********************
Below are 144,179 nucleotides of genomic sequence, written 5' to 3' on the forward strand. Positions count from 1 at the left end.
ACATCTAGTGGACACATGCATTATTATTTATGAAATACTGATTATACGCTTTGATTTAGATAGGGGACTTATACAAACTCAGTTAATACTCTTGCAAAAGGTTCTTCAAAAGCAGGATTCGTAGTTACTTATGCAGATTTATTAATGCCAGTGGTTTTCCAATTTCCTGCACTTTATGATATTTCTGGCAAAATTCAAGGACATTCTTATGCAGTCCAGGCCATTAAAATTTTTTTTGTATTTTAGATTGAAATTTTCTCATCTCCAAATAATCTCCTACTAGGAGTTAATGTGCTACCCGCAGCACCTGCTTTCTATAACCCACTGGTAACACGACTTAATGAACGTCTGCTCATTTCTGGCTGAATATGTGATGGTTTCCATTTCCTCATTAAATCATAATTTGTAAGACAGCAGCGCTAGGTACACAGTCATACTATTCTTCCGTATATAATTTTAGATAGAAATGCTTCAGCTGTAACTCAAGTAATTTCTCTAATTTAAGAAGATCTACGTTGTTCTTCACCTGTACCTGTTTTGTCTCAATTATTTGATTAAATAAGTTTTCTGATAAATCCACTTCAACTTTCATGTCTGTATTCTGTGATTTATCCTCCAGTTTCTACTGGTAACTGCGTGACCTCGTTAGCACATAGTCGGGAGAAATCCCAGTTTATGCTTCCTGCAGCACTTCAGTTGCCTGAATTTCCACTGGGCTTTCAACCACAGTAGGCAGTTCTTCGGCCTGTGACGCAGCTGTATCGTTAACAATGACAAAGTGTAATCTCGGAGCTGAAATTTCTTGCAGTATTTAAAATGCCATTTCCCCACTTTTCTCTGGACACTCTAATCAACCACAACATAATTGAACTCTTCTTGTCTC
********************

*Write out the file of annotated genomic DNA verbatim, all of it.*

Below are 144,179 nucleotides of genomic sequence, written 5' to 3' on the forward strand. Positions count from 1 at the left end.
ACATCTAGTGGACACATGCATTATTATTTATGAAATACTGATTATACGCTTTGATTTAGATAGGGGACTTATACAAACTCAGTTAATACTCTTGCAAAAGGTTCTTCAAAAGCAGGATTCGTAGTTACTTATGCAGATTTATTAATGCCAGTGGTTTTCCAATTTCCTGCACTTTATGATATTTCTGGCAAAATTCAAGGACATTCTTATGCAGTCCAGGCCATTAAAATTTTTTTTGTATTTTAGATTGAAATTTTCTCATCTCCAAATAATCTCCTACTAGGAGTTAATGTGCTACCCGCAGCACCTGCTTTCTATAACCCACTGGTAACACGACTTAATGAACGTCTGCTCATTTCTGGCTGAATATGTGATGGTTTCCATTTCCTCATTAAATCATAATTTGTAAGACAGCAGCGCTAGGTACACAGTCATACTATTCTTCCGTATATAATTTTAGATAGAAATGCTTCAGCTGTAACTCAAGTAATTTCTCTAATTTAAGAAGATCTACGTTGTTCTTCACCTGTACCTGTTTTGTCTCAATTATTTGATTAAATAAGTTTTCTGATAAATCCACTTCAACTTTCATGTCTGTATTCTGTGATTTATCCTCCAGTTTCTACTGGTAACTGCGTGACCTCGTTAGCACATAGTCGGGAGAAATCCCAGTTTATGCTTCCTGCAGCACTTCAGTTGCCTGAATTTCCACTGGGCTTTCAACCACAGTAGGCAGTTCTTCGGCCTGTGACGCAGCTGTATCGTTAACAATGACAAAGTGTAATCTCGGAGCTGAAATTTCTTGCAGTATTTAAAATGCCATTTCCCCACTTTTCTCTGGACACTCTAATCAACCACAACATAATTGAACTCTTCTTGTCTC